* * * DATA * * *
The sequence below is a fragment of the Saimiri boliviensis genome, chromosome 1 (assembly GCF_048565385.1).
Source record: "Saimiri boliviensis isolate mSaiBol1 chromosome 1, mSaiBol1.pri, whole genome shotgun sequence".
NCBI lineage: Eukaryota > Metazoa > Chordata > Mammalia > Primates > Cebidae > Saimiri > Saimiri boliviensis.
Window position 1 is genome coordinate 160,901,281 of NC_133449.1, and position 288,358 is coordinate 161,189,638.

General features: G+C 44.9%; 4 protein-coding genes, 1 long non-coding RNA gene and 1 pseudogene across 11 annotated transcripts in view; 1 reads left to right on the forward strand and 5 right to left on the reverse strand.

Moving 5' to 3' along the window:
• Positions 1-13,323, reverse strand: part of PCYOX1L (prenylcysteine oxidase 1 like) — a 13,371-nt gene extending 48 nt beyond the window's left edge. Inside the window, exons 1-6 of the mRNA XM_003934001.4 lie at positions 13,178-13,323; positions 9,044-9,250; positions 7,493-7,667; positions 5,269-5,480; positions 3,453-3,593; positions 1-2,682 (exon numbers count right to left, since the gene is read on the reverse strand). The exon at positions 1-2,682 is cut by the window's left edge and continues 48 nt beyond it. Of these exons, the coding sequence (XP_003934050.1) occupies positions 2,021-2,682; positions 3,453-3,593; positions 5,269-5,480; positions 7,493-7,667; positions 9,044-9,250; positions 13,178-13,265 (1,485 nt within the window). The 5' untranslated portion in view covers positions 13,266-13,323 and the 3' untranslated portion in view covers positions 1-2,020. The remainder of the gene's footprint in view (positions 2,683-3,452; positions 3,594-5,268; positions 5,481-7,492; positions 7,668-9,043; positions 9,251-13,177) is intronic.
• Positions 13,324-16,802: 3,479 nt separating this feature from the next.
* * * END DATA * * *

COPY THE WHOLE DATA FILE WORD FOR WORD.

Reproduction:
The sequence below is a fragment of the Saimiri boliviensis genome, chromosome 1 (assembly GCF_048565385.1).
Source record: "Saimiri boliviensis isolate mSaiBol1 chromosome 1, mSaiBol1.pri, whole genome shotgun sequence".
NCBI lineage: Eukaryota > Metazoa > Chordata > Mammalia > Primates > Cebidae > Saimiri > Saimiri boliviensis.
Window position 1 is genome coordinate 160,901,281 of NC_133449.1, and position 288,358 is coordinate 161,189,638.

General features: G+C 44.9%; 4 protein-coding genes, 1 long non-coding RNA gene and 1 pseudogene across 11 annotated transcripts in view; 1 reads left to right on the forward strand and 5 right to left on the reverse strand.

Moving 5' to 3' along the window:
• Positions 1-13,323, reverse strand: part of PCYOX1L (prenylcysteine oxidase 1 like) — a 13,371-nt gene extending 48 nt beyond the window's left edge. Inside the window, exons 1-6 of the mRNA XM_003934001.4 lie at positions 13,178-13,323; positions 9,044-9,250; positions 7,493-7,667; positions 5,269-5,480; positions 3,453-3,593; positions 1-2,682 (exon numbers count right to left, since the gene is read on the reverse strand). The exon at positions 1-2,682 is cut by the window's left edge and continues 48 nt beyond it. Of these exons, the coding sequence (XP_003934050.1) occupies positions 2,021-2,682; positions 3,453-3,593; positions 5,269-5,480; positions 7,493-7,667; positions 9,044-9,250; positions 13,178-13,265 (1,485 nt within the window). The 5' untranslated portion in view covers positions 13,266-13,323 and the 3' untranslated portion in view covers positions 1-2,020. The remainder of the gene's footprint in view (positions 2,683-3,452; positions 3,594-5,268; positions 5,481-7,492; positions 7,668-9,043; positions 9,251-13,177) is intronic.
• Positions 13,324-16,802: 3,479 nt separating this feature from the next.